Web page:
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(AP) A Canadian Muslim organization urged the Canadian government Thursday to ban traditional Muslim garments designed to cover a woman’s face, saying they are medieval and misogynist symbols of extremism with no basis in Islam.
The Muslim Canadian Congress has called on the federal government to prohibit the burka and the niqab because it says that practice of covering one’s face has no place in a society that supports gender equality.
“Muslims around the world know that this attire is misogynistic dress for women that is being promoted by the Taliban and Al-Qaeda,” said Tarek Fatah, founder of the group. “It is a means of holding women back in society.”
The burka is a head-to-toe gown with a mesh-like panel over the face that allows a woman to see and breathe. The niqab is a veil that leaves only the eyes exposed.
Fatah said the ban should not extend to the hijab, a traditional headscarf that does not cover the face.
Fatah said there is nothing in any of the primary Islamic religious texts, including the Quran, that requires women to cover their faces, not even in the ultraconservative tenets of Sharia law, which is Islamic religious law.
“We feel it is the duty of progressive Muslims to stand up for Muslim society and gender equality in our society,” said Fatah.
Fatah said the issue of the Muslim attire is also a security issue, saying that banks have been robbed in the North Carolina, Toronto and the United Kingdom by men dressed in burkas posing as women.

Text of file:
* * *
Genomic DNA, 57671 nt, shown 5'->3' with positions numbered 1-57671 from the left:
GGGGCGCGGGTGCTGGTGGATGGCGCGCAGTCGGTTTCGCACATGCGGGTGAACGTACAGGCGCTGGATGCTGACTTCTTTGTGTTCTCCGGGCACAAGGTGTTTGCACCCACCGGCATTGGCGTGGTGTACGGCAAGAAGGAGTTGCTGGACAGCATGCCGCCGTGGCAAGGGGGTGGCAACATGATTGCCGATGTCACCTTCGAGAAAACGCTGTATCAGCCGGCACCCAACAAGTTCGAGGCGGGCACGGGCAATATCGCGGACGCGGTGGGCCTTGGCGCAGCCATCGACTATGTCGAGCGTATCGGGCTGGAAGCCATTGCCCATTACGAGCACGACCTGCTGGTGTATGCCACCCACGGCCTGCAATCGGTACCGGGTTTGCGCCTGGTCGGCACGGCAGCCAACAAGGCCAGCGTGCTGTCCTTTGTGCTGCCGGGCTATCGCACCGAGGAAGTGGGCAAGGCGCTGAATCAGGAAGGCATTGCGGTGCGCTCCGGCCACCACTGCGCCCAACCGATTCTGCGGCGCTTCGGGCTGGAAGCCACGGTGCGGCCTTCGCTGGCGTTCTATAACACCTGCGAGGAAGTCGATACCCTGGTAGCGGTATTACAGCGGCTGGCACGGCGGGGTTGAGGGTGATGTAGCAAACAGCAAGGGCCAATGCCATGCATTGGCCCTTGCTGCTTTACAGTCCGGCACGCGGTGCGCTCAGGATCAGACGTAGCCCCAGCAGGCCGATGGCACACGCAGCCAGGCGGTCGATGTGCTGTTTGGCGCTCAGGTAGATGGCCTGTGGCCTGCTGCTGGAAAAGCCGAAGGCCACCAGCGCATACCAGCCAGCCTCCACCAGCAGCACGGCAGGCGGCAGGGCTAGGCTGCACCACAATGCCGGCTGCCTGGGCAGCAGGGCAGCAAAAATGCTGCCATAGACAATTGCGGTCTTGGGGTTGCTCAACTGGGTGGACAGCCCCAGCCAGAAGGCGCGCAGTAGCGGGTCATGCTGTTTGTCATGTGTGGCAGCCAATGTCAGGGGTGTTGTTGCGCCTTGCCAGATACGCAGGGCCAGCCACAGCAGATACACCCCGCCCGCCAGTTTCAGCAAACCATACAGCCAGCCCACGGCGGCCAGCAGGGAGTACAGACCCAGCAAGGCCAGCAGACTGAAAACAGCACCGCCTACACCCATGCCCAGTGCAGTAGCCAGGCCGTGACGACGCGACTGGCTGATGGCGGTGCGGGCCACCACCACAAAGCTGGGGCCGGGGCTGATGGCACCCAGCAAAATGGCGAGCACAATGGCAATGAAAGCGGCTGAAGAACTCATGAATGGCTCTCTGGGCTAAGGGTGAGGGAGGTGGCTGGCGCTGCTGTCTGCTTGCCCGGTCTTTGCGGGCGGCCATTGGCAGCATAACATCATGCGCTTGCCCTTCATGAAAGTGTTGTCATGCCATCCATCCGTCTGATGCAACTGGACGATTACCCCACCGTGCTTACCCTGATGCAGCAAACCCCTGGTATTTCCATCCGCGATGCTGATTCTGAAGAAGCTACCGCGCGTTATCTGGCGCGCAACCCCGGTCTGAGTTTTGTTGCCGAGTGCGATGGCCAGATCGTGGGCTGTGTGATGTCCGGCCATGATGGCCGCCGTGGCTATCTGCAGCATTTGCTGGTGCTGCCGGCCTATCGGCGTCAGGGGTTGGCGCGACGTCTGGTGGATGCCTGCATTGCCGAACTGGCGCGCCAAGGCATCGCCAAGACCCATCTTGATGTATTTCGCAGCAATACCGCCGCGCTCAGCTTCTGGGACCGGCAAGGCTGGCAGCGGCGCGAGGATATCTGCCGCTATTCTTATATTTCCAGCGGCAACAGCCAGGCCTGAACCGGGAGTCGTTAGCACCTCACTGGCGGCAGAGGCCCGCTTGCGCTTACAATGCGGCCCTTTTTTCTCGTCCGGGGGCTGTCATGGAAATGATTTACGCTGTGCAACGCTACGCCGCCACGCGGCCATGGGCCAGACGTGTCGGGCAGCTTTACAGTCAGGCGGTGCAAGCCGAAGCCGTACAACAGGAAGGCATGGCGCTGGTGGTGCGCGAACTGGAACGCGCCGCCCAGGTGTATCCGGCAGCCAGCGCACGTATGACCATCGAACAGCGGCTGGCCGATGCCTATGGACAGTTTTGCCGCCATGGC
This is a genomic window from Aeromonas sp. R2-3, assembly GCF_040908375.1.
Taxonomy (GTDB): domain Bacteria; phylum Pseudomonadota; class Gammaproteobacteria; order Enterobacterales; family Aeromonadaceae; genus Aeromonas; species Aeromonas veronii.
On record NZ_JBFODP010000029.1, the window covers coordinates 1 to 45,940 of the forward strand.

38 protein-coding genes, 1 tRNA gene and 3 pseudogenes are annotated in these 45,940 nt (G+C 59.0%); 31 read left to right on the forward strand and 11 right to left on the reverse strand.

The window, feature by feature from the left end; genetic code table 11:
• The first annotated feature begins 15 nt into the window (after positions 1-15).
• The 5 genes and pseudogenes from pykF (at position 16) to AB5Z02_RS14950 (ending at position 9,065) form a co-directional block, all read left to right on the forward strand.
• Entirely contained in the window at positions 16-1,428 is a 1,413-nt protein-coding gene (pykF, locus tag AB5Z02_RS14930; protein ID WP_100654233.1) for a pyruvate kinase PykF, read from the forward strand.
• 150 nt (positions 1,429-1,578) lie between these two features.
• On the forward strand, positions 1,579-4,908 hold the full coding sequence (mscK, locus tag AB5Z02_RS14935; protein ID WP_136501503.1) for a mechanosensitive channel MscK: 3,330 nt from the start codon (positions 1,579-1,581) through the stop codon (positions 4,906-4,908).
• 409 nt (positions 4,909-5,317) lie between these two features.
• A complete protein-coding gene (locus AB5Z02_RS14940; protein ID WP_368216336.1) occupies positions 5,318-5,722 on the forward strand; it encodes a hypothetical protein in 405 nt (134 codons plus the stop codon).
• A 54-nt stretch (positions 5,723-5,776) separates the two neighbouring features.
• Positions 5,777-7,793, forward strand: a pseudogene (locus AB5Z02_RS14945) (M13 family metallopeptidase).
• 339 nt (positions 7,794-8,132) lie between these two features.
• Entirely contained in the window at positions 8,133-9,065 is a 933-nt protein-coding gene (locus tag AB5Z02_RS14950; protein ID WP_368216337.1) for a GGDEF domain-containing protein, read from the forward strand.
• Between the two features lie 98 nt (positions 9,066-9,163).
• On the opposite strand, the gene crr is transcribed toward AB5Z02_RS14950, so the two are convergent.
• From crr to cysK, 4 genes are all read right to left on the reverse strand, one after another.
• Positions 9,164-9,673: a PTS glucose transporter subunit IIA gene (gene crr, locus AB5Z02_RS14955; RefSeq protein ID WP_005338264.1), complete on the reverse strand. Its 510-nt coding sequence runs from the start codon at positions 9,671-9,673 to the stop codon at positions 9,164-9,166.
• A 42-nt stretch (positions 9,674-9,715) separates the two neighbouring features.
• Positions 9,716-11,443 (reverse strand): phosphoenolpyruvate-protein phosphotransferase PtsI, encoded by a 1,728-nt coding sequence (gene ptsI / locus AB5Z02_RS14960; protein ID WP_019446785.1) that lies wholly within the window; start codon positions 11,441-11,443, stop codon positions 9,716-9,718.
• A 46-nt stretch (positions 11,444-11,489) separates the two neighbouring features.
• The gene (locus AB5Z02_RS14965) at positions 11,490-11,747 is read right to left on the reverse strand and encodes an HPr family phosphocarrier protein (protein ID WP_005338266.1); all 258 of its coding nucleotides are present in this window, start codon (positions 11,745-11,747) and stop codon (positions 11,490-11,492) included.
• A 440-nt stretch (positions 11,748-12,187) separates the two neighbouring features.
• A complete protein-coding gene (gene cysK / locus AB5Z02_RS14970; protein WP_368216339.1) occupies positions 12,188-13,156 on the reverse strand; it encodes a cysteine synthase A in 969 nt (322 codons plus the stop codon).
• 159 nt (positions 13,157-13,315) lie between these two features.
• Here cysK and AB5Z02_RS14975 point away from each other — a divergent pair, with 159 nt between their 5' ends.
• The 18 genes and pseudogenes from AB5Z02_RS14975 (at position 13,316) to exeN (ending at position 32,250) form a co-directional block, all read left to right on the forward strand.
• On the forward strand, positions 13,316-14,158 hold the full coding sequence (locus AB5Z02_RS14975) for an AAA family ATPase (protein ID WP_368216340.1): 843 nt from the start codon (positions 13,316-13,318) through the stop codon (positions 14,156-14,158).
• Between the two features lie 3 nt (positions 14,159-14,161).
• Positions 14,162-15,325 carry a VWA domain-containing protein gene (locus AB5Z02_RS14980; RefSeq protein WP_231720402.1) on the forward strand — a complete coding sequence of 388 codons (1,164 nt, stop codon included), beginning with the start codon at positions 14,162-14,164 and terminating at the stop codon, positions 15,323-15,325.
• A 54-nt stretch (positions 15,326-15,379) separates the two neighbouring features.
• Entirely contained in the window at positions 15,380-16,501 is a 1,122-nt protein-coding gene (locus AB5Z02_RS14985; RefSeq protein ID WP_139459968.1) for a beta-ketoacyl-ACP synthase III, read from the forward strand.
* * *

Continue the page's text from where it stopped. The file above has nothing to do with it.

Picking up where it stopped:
The proposed ban comes on the heels of reports that Sheikh Mohamed Tantawi, dean of Egypt’s al-Azhar university and the country’s highest Muslim authority, is poised to issue a fatwa, or religious edict, against the garments.
Media reports Monday said Tantawi described the face coverings as “a custom that has nothing to do with the Islamic faith.”
Mohamed Elmasry, former president of the Canadian Islamic Congress, said the tradition has its roots in cultural customs rather than religious teachings, but that the issue is irrelevant in Canada where the practice is not widespread.
Elmasry disputed suggestions that the garments pose a security threat, saying only a minority of Muslim women living in Canada feel the need to conceal their features in public.
He said he believes those women should have the freedom to decide whether they wish to cover their faces, and that a ban would limit freedom of expression.
“People feel it’s part of their identity, people feel it’s part of their culture,” Elmasry said. “It’s not for you and me to decide.”
Copyright 2009 The Associated Press. All rights reserved. This material may not be published, broadcast, rewritten or redistributed.

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